Richard Wiseman says that this step "is delivered in a few words, but they are to be observed as a Law; for without that Reduction [restoration] in the Lips, a flow and deformed Healing follows."1 His recognition that there is little more to say almost sounds as if he also questions de Chauliac's decision to make this an individual step. Even revered French surgeon Ambroise Paré admits that "the Surgeon shall attaine to the second and third scope [steps] of curing wounds by two and the same meanes, that is, by ligatures [binding the wound tightly] and suture"2.

Still, Wiseman recommends that the wound edges "are to be brought together gently and equally, that they may touch one another, and so be prepared for Unition."3 And Paré says that if the edges of the wound aren't evenly matched, they won't reunite.4 German surgeon Matthias Gottfried Purmann advises the surgeon to "draw the Lips of the Wound as near together as possible, and then dress it artificially, that the circulating Liquors [indirectly referring to humors] may not go out at the lacerate[d] and wounded Ramuli [nerves or blood vessels], and so prevent its Healing."5

Wiseman also adds that when a "Wound hath lain long undressed... and be now so contracted and stubborn that the Lips of it will not be brought near one another; you must then foment them warm with some lenient [softening] Decoction"6. He recommends one made from the leaves and roots of marshmallow and violets, flax seeds, combined with fresh milk.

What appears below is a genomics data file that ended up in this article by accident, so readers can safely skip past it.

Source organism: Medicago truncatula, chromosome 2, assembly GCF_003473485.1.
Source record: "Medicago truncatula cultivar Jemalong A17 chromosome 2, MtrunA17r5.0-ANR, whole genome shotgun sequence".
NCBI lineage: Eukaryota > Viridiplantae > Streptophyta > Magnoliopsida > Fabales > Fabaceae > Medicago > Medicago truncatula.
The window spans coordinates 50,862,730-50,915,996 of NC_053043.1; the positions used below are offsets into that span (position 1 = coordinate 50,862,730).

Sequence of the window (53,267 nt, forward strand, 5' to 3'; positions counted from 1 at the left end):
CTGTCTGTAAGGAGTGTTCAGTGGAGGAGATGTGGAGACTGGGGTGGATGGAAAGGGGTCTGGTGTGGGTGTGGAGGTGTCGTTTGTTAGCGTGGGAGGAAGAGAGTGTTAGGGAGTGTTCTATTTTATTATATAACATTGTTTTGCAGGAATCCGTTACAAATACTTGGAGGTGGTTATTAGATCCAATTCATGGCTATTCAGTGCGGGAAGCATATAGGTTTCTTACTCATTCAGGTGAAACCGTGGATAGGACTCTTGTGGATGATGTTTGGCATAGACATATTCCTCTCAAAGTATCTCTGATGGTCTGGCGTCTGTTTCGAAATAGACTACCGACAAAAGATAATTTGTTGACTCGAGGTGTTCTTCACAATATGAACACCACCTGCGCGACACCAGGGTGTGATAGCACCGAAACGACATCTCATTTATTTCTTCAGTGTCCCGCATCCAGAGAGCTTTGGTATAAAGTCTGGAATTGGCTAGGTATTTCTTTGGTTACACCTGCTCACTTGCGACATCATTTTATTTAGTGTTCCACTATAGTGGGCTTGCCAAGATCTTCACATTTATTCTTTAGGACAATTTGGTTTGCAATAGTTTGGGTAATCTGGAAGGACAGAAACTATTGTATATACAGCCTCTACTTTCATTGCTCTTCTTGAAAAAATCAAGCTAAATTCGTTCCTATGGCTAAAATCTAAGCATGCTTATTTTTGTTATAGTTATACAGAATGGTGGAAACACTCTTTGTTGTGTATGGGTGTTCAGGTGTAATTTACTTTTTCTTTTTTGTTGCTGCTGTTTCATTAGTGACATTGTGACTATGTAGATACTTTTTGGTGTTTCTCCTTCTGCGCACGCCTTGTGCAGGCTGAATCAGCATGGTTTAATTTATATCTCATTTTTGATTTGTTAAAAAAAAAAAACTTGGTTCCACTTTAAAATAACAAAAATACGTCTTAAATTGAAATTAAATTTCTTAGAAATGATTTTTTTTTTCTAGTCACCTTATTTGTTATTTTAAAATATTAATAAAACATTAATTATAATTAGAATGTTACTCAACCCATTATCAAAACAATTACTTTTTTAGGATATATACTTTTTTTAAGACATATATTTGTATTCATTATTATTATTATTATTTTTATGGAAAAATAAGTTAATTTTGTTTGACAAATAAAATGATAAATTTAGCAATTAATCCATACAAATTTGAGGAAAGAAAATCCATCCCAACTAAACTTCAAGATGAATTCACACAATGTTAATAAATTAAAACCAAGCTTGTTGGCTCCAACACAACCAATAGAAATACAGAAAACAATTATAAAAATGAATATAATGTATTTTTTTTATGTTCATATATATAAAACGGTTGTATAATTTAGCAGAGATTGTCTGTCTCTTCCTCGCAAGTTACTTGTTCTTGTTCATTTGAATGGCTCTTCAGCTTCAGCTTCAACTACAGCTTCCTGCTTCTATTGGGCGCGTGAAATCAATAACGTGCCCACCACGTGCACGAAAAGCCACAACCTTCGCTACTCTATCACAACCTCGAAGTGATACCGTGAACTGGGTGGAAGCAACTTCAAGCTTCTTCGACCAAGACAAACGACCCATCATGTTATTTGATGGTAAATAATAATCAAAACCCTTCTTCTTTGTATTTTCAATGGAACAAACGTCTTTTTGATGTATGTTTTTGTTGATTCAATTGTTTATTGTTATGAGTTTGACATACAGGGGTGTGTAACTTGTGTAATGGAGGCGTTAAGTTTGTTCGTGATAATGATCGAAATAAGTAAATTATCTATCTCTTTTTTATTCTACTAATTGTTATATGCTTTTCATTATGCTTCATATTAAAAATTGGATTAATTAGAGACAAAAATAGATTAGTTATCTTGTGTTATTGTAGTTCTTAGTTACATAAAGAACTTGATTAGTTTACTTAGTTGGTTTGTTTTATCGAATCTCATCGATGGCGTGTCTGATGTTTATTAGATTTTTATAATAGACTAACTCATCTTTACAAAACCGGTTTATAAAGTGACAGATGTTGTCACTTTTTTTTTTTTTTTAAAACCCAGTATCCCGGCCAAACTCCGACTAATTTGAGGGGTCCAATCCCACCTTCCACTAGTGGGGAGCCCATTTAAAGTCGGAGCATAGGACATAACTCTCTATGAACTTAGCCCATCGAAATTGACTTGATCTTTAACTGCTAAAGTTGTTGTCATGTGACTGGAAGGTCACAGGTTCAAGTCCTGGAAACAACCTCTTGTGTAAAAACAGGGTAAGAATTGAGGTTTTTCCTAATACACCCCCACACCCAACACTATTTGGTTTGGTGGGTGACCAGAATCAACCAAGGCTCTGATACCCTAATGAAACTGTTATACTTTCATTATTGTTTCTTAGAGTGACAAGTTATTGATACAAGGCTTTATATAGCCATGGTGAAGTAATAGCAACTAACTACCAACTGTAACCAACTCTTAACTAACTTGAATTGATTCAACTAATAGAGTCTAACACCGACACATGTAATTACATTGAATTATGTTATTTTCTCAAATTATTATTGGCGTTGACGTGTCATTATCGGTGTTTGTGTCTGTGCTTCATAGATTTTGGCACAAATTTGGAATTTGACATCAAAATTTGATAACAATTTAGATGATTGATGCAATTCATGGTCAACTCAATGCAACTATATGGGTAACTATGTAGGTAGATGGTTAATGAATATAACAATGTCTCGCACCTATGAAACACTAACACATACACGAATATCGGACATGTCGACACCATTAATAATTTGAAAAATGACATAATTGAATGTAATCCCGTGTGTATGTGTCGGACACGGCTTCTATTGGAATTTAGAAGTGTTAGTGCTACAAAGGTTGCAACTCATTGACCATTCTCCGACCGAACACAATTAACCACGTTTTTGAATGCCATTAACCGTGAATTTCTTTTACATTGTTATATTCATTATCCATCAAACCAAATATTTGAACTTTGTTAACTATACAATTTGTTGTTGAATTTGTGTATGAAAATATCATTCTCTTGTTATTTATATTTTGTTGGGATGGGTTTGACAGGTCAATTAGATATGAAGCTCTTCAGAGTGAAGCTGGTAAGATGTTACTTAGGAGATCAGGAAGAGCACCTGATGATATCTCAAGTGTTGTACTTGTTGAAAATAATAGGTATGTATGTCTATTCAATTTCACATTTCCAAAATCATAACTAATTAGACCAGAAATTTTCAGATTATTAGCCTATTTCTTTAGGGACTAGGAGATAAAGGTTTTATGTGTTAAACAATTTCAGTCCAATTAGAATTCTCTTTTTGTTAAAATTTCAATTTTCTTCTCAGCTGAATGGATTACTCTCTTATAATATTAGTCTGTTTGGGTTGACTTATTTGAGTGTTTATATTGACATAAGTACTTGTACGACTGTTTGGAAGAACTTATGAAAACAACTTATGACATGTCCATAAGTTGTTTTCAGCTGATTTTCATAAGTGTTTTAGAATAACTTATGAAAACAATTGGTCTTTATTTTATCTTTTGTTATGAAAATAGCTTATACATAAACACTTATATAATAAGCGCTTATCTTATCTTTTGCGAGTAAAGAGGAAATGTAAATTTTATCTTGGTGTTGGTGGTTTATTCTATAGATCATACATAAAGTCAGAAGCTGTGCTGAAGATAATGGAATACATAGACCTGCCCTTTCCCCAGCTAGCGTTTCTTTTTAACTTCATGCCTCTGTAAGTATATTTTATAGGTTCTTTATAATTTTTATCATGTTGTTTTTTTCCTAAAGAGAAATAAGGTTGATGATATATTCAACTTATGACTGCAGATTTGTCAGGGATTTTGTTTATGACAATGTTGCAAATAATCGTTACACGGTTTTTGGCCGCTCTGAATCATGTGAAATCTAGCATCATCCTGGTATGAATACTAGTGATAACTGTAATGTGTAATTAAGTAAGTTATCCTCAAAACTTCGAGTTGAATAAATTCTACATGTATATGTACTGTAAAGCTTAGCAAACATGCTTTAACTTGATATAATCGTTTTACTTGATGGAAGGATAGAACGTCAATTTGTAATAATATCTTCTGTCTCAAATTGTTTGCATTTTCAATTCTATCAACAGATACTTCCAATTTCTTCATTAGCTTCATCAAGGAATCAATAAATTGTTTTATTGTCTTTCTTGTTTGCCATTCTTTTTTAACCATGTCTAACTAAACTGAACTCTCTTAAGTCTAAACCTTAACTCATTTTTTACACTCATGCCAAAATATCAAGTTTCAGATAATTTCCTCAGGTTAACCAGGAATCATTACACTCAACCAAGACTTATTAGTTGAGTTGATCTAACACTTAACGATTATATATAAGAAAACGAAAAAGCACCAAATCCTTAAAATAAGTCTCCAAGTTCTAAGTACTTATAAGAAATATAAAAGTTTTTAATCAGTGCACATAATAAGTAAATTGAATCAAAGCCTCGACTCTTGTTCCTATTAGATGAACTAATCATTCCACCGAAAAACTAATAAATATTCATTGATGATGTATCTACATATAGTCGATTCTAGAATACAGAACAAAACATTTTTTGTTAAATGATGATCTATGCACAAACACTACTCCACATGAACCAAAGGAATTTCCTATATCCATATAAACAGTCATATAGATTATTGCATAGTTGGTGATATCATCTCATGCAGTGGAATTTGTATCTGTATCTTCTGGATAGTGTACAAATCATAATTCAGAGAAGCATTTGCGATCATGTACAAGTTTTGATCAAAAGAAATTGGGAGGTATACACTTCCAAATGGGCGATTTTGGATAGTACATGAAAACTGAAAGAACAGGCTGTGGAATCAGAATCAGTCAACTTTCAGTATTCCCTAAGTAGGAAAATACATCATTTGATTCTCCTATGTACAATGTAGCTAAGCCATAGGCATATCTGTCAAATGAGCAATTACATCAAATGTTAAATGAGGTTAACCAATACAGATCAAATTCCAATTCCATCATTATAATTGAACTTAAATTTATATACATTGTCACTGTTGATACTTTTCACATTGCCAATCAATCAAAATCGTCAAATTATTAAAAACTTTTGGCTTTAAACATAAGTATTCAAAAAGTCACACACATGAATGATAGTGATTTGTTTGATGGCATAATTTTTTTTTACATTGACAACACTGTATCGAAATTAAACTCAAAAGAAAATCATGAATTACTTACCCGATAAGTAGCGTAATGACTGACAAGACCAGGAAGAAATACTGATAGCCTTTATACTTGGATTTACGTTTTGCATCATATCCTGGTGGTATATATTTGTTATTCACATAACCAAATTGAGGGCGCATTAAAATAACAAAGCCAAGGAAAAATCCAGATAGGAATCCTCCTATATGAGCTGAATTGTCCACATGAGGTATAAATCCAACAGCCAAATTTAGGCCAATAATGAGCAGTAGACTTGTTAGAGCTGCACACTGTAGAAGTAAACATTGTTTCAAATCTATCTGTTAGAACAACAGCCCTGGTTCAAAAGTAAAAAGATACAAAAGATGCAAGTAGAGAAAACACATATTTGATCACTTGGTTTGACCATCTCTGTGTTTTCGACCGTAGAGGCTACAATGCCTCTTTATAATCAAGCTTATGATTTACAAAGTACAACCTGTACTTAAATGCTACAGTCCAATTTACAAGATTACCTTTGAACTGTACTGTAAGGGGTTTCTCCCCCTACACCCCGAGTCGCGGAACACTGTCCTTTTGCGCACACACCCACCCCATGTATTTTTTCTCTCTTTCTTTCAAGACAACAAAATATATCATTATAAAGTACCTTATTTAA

1 Richard Wiseman, Severall Chirurgicall Treatises, 1676, p. 341; 2 Ambroise Paré, The Workes of that Famous Chirurgion Ambrose Parey, 1649, p. 254; 3 Wiseman, p. 342; 4 Ambroise Paré, The Workes of that Famous Chirurgion Ambrose Parey, 1649, p. 254; 5 Matthias Gottfried Purmann, Churgia Curiosa, 1706, p. 181; 6 Wiseman, p. 349

Step 3 of Simple Broken Skin Wound Care: Keep the Wound Lips Together

Keeping the lips of the wound together is a multifaceted step, containing three parts. The first part involves preparing the wound for healing. The second part involves securing the lips of the wound so that they remain together. The last part involves encouraging the regeneration of flesh in the secured wound. Let's look at these in detail.

Preparing the Wound Site for Closure

This first part of holding the two sides of the divided skin together is concerned with preparing the wound site for healing. There are a couple of different subparts to consider. The first shouldn't surprise anyone who has taken a first aid class: the bleeding in a wound must be stopped. Paré explains that before the lips of a wound can be secured, the surgeon "must well observe whether there be any great fluxe of blood present, for he shall stoppe it if it be too violent"1.

Stopping Bleeding
Photo: Liberty Mutual Insurance - Stopping Bleeding
Richard Wiseman suggests that bleeding in a wound is stopped "by bringing the Lips of the Wound close together by Suture" and by the application of 'drying and agglutinating' medicines as well as covering the wound with a compress and bandage. His suggested medicinal is composed of powdered aloes and frankincense which is then combined with rabbit's fur and egg white.2

To curb blood loss in a wound, sea surgeon James Yonge recommends the use of turpentine, explaining that it is good "especially [for] restraining the fluxes of bloud, without the pain, burning, Synovia [release of fluid], prolixity [excess], flux [flow] of matter, and all or most the other ill accidents"3. Yonge then details the use of turpentine in the case of a sailor who accidentally "thrust the point of a Knife deep into his hand... [T]he bloud spouted out very impetuously; heating some Ol. Terebinthinæ in my Uvula spoon [a small spoon for holding down the uvula], I  poured it into the bleeding Wound, which immediately stopped it"4.

Of course, such methods were employed only when the surgeon actually wanted to stop the bleeding in a wound. Unlike today's first aid procedure, several surgical authors advised that a wound should not only be allowed but encouraged to bleed at times.